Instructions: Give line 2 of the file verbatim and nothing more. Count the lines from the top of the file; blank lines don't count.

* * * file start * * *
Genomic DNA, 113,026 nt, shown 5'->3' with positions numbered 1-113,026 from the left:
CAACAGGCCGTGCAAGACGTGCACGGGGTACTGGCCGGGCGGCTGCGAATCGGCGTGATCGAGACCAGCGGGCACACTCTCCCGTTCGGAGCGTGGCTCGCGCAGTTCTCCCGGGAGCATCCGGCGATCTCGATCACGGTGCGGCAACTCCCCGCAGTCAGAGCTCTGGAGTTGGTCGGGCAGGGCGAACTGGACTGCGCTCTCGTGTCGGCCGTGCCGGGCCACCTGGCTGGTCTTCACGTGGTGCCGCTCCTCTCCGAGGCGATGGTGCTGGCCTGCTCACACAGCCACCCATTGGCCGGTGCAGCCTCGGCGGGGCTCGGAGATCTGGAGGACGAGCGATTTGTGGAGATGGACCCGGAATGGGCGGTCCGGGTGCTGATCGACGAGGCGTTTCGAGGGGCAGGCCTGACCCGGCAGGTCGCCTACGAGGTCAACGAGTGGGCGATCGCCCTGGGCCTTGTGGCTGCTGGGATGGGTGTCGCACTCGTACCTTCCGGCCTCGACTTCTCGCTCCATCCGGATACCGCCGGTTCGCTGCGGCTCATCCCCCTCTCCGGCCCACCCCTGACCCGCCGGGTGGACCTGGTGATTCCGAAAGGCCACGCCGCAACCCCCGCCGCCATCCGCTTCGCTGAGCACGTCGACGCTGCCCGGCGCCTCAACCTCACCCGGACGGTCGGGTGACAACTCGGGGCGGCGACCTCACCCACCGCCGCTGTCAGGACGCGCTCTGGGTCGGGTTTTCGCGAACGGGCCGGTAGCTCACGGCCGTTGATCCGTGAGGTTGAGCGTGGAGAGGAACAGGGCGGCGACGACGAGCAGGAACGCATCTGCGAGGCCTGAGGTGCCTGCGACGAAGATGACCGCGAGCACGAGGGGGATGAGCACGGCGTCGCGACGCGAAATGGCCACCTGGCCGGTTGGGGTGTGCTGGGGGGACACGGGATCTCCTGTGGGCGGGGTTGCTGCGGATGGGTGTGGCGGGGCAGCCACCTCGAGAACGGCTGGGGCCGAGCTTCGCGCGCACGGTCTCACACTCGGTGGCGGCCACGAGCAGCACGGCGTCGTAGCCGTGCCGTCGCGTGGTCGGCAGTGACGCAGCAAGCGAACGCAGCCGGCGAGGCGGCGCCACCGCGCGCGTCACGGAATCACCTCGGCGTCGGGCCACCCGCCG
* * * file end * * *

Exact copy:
CAACAGGCCGTGCAAGACGTGCACGGGGTACTGGCCGGGCGGCTGCGAATCGGCGTGATCGAGACCAGCGGGCACACTCTCCCGTTCGGAGCGTGGCTCGCGCAGTTCTCCCGGGAGCATCCGGCGATCTCGATCACGGTGCGGCAACTCCCCGCAGTCAGAGCTCTGGAGTTGGTCGGGCAGGGCGAACTGGACTGCGCTCTCGTGTCGGCCGTGCCGGGCCACCTGGCTGGTCTTCACGTGGTGCCGCTCCTCTCCGAGGCGATGGTGCTGGCCTGCTCACACAGCCACCCATTGGCCGGTGCAGCCTCGGCGGGGCTCGGAGATCTGGAGGACGAGCGATTTGTGGAGATGGACCCGGAATGGGCGGTCCGGGTGCTGATCGACGAGGCGTTTCGAGGGGCAGGCCTGACCCGGCAGGTCGCCTACGAGGTCAACGAGTGGGCGATCGCCCTGGGCCTTGTGGCTGCTGGGATGGGTGTCGCACTCGTACCTTCCGGCCTCGACTTCTCGCTCCATCCGGATACCGCCGGTTCGCTGCGGCTCATCCCCCTCTCCGGCCCACCCCTGACCCGCCGGGTGGACCTGGTGATTCCGAAAGGCCACGCCGCAACCCCCGCCGCCATCCGCTTCGCTGAGCACGTCGACGCTGCCCGGCGCCTCAACCTCACCCGGACGGTCGGGTGACAACTCGGGGCGGCGACCTCACCCACCGCCGCTGTCAGGACGCGCTCTGGGTCGGGTTTTCGCGAACGGGCCGGTAGCTCACGGCCGTTGATCCGTGAGGTTGAGCGTGGAGAGGAACAGGGCGGCGACGACGAGCAGGAACGCATCTGCGAGGCCTGAGGTGCCTGCGACGAAGATGACCGCGAGCACGAGGGGGATGAGCACGGCGTCGCGACGCGAAATGGCCACCTGGCCGGTTGGGGTGTGCTGGGGGGACACGGGATCTCCTGTGGGCGGGGTTGCTGCGGATGGGTGTGGCGGGGCAGCCACCTCGAGAACGGCTGGGGCCGAGCTTCGCGCGCACGGTCTCACACTCGGTGGCGGCCACGAGCAGCACGGCGTCGTAGCCGTGCCGTCGCGTGGTCGGCAGTGACGCAGCAAGCGAACGCAGCCGGCGAGGCGGCGCCACCGCGCGCGTCACGGAATCACCTCGGCGTCGGGCCACCCGCCG